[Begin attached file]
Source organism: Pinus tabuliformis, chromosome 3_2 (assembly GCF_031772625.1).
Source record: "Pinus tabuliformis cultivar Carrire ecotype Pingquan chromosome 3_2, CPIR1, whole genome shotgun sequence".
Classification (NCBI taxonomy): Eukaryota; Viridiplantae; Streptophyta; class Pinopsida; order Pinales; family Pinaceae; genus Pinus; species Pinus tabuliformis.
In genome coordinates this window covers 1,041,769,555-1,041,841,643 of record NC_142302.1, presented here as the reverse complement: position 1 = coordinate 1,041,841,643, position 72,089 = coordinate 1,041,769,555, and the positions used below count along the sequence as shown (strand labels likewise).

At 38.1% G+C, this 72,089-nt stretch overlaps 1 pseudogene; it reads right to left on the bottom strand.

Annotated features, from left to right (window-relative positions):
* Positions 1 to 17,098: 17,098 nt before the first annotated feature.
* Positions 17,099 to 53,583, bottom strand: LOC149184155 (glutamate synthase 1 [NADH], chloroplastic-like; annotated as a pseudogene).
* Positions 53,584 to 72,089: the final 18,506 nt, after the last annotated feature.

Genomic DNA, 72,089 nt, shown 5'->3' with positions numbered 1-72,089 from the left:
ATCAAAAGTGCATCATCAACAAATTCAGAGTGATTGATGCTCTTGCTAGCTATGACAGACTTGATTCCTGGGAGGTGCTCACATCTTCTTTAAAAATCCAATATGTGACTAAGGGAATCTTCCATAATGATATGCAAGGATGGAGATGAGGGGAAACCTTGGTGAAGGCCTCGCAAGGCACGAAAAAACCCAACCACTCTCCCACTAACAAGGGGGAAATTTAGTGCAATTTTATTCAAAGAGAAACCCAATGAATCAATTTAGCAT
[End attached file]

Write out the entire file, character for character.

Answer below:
Source organism: Pinus tabuliformis, chromosome 3_2 (assembly GCF_031772625.1).
Source record: "Pinus tabuliformis cultivar Carrire ecotype Pingquan chromosome 3_2, CPIR1, whole genome shotgun sequence".
Classification (NCBI taxonomy): Eukaryota; Viridiplantae; Streptophyta; class Pinopsida; order Pinales; family Pinaceae; genus Pinus; species Pinus tabuliformis.
In genome coordinates this window covers 1,041,769,555-1,041,841,643 of record NC_142302.1, presented here as the reverse complement: position 1 = coordinate 1,041,841,643, position 72,089 = coordinate 1,041,769,555, and the positions used below count along the sequence as shown (strand labels likewise).

At 38.1% G+C, this 72,089-nt stretch overlaps 1 pseudogene; it reads right to left on the bottom strand.

Annotated features, from left to right (window-relative positions):
* Positions 1 to 17,098: 17,098 nt before the first annotated feature.
* Positions 17,099 to 53,583, bottom strand: LOC149184155 (glutamate synthase 1 [NADH], chloroplastic-like; annotated as a pseudogene).
* Positions 53,584 to 72,089: the final 18,506 nt, after the last annotated feature.

Genomic DNA, 72,089 nt, shown 5'->3' with positions numbered 1-72,089 from the left:
ATCAAAAGTGCATCATCAACAAATTCAGAGTGATTGATGCTCTTGCTAGCTATGACAGACTTGATTCCTGGGAGGTGCTCACATCTTCTTTAAAAATCCAATATGTGACTAAGGGAATCTTCCATAATGATATGCAAGGATGGAGATGAGGGGAAACCTTGGTGAAGGCCTCGCAAGGCACGAAAAAACCCAACCACTCTCCCACTAACAAGGGGGAAATTTAGTGCAATTTTATTCAAAGAGAAACCCAATGAATCAATTTAGCAT